NEW YORK CITY-It’s a mark of the continued vigor of Manhattan’soffice leasing market that as a single brand-new property wasresponsible earlier this year for a slight uptick in the vacancyrate, so that same property—11 Times Square, where law firmProskauerRose in May committed to more than 400,000 square feetof headquarters space—is largely responsible for a month-to-monthimprovement. However, that same statistic can also be cited to showthat the recovery is still fragile.

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The 30-basis point decrease in Manhattan’s vacancy rate, from13.1% in May to 12.8% last month, occurs as asking rents also tickdownward, says Cassidy Turley. Robert Sammons, director of researchfor the services firm’s New York region, writes in the report thatthe overall average asking rent slid for the third consecutivemonth, easing to $47.95 per square foot from $48.42 per square footin May. “The recent decline, however, can be tracked back to a risein availability Downtown with its generally lower rent levels, astwo Midtown submarkets actually recorded increases in askingprices,” Sammons writes.

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Concurrently, James Delmonte, VP and director of research forJones Lang LaSalle’s New York office, says in a releasingannouncing JLL’s midyear report that leasing activity has been upconsiderably over the year thus far, “while the number of largeblocks of space coming back to the market has slowed.” With demandfinally outweighing supply, Delmonte says, “vacancy levels improvedin some submarkets leading to positive absorption for the overallmarket. Encouraging data in the labor market bodes well for themarket in the long term, but overall asking rents are likely toremain stationary for the remainder of the year.”

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JLL puts Midtown’s overall vacancy rate at 13.2% at mid-year2010, a decrease of 3% from the overall vacancy rate of 13.6percent recorded in the first quarter. Midtown South’squarter-to-quarter vacancy decline was even sharper with a 6.3%drop to 10.1%, while Downtown’s overall vacancy rate rose 5.7% to12.1%, an increase due largely to an uptick in the class B vacancyrate. Class A vacancy in Lower Manhattan saw a decline during thesecond quarter, according to JLL.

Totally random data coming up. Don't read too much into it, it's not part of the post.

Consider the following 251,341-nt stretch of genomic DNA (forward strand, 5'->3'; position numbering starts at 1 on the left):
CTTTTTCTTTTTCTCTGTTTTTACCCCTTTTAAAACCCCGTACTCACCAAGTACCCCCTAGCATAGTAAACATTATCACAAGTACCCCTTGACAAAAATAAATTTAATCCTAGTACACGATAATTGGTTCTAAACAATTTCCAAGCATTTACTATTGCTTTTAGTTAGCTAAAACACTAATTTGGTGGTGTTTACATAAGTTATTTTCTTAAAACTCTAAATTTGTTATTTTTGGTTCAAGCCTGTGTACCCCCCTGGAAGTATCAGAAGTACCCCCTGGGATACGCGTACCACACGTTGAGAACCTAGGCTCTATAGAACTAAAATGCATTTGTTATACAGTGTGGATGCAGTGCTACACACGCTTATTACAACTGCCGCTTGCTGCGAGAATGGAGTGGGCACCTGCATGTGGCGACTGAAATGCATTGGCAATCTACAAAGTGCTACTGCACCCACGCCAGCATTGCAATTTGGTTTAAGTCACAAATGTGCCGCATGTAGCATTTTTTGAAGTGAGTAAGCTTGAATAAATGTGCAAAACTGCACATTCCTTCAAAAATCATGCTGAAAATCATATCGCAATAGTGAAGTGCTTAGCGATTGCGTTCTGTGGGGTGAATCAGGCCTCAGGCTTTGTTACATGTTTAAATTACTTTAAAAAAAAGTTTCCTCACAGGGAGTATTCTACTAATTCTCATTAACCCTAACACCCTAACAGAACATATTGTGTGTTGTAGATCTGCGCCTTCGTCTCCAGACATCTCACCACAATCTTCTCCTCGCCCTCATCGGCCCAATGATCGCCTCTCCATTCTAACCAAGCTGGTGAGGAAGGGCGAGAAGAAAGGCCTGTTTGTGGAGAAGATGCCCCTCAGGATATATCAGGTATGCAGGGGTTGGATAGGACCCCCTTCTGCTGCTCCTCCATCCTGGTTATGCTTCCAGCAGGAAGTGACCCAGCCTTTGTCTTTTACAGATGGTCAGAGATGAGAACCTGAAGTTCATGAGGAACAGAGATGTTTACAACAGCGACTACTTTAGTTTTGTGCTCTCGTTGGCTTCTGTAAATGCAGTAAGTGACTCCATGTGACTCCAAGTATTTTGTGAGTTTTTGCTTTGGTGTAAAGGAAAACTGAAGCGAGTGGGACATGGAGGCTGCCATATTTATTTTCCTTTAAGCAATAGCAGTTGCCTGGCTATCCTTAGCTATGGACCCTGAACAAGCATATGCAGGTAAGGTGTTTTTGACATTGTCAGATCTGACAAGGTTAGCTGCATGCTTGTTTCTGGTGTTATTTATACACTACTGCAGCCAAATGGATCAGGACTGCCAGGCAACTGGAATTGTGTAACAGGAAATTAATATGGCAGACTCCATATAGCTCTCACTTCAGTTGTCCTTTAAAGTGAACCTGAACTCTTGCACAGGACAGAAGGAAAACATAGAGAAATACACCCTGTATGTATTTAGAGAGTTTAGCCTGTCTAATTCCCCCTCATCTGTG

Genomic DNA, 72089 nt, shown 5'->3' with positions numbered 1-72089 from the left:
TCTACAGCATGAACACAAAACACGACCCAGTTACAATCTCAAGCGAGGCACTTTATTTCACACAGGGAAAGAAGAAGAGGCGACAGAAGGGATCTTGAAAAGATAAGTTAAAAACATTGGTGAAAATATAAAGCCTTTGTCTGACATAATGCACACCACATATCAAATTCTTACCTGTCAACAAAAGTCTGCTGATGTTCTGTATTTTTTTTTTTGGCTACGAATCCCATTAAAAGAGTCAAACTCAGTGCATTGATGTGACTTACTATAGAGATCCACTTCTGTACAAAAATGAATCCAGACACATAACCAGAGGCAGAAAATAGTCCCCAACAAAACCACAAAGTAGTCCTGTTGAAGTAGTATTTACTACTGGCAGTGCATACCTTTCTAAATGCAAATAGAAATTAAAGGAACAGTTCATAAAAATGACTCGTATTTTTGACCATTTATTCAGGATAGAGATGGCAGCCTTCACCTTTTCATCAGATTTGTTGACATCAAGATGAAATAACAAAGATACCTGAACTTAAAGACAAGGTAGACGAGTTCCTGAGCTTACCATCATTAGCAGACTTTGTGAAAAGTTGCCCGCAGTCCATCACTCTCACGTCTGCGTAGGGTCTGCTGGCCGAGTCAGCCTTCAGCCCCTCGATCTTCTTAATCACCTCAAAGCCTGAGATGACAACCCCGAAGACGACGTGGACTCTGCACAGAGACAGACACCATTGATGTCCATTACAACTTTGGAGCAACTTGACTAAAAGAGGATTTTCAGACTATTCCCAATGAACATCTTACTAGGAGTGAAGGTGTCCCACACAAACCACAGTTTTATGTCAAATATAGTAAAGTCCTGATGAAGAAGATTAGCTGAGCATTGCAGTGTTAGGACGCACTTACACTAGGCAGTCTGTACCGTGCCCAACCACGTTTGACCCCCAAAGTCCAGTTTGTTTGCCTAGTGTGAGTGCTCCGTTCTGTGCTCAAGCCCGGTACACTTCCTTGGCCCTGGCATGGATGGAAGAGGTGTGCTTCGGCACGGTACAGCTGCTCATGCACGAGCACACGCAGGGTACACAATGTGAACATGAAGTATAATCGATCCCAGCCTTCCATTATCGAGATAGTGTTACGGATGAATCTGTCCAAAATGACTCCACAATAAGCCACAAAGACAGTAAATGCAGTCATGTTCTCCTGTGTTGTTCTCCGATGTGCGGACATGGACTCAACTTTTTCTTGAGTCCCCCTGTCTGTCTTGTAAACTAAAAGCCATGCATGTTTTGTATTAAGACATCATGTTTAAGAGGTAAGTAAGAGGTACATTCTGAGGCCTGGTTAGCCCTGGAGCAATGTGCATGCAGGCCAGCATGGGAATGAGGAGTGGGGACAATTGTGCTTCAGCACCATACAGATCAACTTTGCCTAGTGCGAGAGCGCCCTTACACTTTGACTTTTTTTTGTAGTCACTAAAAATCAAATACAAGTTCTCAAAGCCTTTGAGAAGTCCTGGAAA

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In terms of rents, JLL’s spring 2010 Skyline Review notes thatthe rate of decline in asking rents among Manhattan’s trophy officeproperties has decreased substantially. For both Midtown andDowntown’s top-end buildings, the six-month was in the lowsingle-digit range at 1.2% and 1.1%, respectively. That compares tothe six-month declines of 17.2% in Midtown and 21.7% for Downtownthat JLL reported in the fall of 2009.

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“With Manhattan’s office market reaching bottom and leasingactivity increasing, there are signs that trophy properties will bethe first segment of the office market to recover,” Delmonte saysin a release. “Historically, trophy properties outperform thebroader Class A inventory, in pricing and leasing, even during downmarkets.”

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Meanwhile, job growth in New York City through May, the latestmonth for which data are available, was positive for fiveconsecutive months although it did slow in May, Sammons writes. For2010, private sector positions have now climbed by 58,500, withoffice-using jobs up by 23,000. “Going forward, financialregulation, soon to be passed by Congress, could affect the jobssituation in New York City (in a negative or, interestingly enough,positive manner), though that remains to be seen,” writesSammons.

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Paul Bubny

Paul Bubny is managing editor of Real Estate Forum and GlobeSt.com. He has been reporting on business since 1988 and on commercial real estate since 2007. He is based at ALM Real Estate Media Group's offices in New York City.